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Scientists have studied birds to try to understand how they stay warm during the cold winter months — the answer is a variety of strategies, including adding a “coat” of feathers, shivering, and some species, such as chickadees and bluebirds, huddle together to share heat — all things that humans do too. But other cold-weather adaptations are more unique to birds — The Washington Post explains that in addition, they puff out their chest feathers to let air in and that creates a toasty layer of warmth — like putting on a wet suit — or they lower their body temperature dramatically to make it closer to the air temperature – a strategy known as torpor.
Why This Matters: Understanding animal adaptation is one way we humans can learn to better adapt to our changing environment. And it can help us to know how to make it easier for birds to survive these cold winter months — especially now that we understand that many bird populations are shrinking rapidly and we need to take actions to help them survive and thrive even as we humans encroach on their habitat. As we reported last fall, recent studies show that bird populations have declined nearly 30 percent — a loss of 3 billion birds — in the last fifty years. In order to help birds, we will also need to conserve more of their habitat, which is a goal of the #30×30 campaign to conserve 30% of the planet for nature and wildlife by 2030.
Provide Them Shelter in Your Yard — create a cozy hiding place for them using a pile of brush sticks and evergreen branches or buy or build a special type of birdhouse called a roost box that has thick walls with a hole at the bottom for them to enter and can rest on perches inside.
Feed Them — install a feeder, or make your own using pine cones, peanut butter, and seeds and keep them full especially during a storm when food will be especially hard for them to find. Be sure to protect the birds from crashing into windows (another big problem for birds) by placing the feeders either within five to 10 feet of your home or more than 20 feet away.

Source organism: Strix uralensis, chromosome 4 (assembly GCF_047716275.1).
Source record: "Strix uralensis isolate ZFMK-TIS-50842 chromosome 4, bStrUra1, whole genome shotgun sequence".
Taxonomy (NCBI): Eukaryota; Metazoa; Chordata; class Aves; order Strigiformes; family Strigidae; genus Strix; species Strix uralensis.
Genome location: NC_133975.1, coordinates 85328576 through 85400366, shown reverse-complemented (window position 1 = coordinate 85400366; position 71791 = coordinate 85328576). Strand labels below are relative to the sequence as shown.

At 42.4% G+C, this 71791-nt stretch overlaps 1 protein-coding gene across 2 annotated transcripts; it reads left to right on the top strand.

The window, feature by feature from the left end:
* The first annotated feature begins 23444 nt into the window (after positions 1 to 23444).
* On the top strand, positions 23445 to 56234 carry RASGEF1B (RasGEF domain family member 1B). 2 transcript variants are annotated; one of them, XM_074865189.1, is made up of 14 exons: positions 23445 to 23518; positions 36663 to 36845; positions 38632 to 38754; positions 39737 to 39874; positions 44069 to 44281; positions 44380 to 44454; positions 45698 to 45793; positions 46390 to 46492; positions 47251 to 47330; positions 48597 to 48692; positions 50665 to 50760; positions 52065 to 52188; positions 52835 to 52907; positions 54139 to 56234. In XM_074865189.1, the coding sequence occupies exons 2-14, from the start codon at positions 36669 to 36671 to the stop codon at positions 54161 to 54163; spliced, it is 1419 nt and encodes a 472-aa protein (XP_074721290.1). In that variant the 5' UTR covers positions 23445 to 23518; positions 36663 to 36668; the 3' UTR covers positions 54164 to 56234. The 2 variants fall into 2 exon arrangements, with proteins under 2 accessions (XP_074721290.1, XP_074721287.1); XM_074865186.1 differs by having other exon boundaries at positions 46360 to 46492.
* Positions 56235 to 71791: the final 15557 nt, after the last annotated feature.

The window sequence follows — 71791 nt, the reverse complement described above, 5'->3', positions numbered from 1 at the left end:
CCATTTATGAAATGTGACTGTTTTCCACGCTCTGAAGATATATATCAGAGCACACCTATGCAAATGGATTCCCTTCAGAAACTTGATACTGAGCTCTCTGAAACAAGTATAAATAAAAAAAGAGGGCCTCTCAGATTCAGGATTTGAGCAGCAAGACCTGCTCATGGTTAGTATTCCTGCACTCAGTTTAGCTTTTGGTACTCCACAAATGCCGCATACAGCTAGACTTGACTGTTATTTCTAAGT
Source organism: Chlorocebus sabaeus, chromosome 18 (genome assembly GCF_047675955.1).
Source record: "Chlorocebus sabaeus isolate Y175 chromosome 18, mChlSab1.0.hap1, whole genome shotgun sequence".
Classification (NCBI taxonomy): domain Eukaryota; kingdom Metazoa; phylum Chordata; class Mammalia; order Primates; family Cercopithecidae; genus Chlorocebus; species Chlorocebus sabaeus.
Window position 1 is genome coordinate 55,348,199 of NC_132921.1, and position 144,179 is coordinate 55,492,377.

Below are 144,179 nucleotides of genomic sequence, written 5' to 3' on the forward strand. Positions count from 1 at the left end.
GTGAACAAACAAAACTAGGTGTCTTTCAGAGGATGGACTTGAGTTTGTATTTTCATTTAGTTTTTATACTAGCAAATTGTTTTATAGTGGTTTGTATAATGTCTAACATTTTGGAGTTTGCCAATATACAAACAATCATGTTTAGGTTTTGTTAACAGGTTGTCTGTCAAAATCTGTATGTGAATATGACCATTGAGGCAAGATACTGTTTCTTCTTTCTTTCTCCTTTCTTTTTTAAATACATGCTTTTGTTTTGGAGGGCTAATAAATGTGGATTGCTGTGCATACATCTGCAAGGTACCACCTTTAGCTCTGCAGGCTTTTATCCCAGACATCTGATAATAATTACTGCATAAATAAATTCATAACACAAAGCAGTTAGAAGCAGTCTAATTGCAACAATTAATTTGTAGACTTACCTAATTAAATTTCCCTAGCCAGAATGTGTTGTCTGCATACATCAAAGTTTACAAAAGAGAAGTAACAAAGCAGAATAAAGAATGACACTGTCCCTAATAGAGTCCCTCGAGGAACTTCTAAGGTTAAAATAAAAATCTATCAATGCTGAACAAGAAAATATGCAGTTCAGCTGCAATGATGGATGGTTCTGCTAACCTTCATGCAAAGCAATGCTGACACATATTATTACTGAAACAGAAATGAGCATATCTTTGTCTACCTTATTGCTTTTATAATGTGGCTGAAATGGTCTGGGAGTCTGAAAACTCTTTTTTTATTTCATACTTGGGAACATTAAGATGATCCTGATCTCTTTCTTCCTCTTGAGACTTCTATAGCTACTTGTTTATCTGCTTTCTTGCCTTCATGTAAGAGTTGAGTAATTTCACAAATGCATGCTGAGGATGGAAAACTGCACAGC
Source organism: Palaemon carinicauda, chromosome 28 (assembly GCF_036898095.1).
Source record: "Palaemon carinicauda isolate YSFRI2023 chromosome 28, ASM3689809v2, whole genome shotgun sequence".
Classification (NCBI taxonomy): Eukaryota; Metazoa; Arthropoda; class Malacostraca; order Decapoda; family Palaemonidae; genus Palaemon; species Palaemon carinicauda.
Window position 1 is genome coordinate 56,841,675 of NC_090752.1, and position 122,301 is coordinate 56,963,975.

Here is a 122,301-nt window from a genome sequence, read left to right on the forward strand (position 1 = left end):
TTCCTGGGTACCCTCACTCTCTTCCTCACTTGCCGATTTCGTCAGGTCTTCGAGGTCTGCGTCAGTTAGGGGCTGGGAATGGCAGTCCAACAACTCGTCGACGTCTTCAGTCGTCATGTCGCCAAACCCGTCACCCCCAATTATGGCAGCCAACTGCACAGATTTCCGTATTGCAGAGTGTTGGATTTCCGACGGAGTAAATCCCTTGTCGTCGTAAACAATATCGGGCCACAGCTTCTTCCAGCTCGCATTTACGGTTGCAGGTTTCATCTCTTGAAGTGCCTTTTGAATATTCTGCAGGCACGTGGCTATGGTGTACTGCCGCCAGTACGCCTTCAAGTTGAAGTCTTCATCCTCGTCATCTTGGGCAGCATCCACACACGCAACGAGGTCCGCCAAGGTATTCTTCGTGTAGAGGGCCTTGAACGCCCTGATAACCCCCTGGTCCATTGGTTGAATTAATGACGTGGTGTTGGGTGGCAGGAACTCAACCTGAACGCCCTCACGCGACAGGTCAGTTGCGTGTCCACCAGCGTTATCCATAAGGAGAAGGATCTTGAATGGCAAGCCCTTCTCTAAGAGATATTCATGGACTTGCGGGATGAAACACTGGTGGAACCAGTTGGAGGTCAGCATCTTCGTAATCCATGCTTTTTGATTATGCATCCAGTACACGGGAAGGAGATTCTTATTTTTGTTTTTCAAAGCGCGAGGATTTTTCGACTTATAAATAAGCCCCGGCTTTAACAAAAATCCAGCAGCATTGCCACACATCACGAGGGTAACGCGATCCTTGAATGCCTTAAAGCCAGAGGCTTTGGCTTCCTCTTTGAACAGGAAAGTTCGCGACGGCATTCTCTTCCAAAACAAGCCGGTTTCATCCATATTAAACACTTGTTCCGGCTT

Give Them A Bird Bath — birds need water to drink and to keep their feathers in good shape — clean feathers keep birds warmer and help them to fly better. Make sure that the bath is always full of water.
By Will Gartshore, Director of Government Affairs and Advocacy, World Wildlife Fund (WWF) “Those who cannot remember the past are condemned to repeat it.” It’s an old aphorism that still rings painfully true today. Long before Covid-19, the three deadliest pandemics in human history—the bubonic plague, Spanish influenza and HIV/AIDS—claimed more lives than all the […]
We know the permafrost in the Arctic is melting fast, but a new study finds that one of the reasons for its rapid decline may be that beavers are actually damming it up — literally. CNN reports that using satellite images scientists have observed that beavers are building dams way farther north than previously observed. […]
Throughout the coronavirus pandemic, animals have enjoyed the freedom of a quieter world by venturing further into cities and suburbs. While this “anthropause” has made for thrilling YouTube videos, scientists have taken the opportunity to study the effects of human activity across geographic regions, ecosystems, their effect on species. Researchers have been tracking animal movements […]
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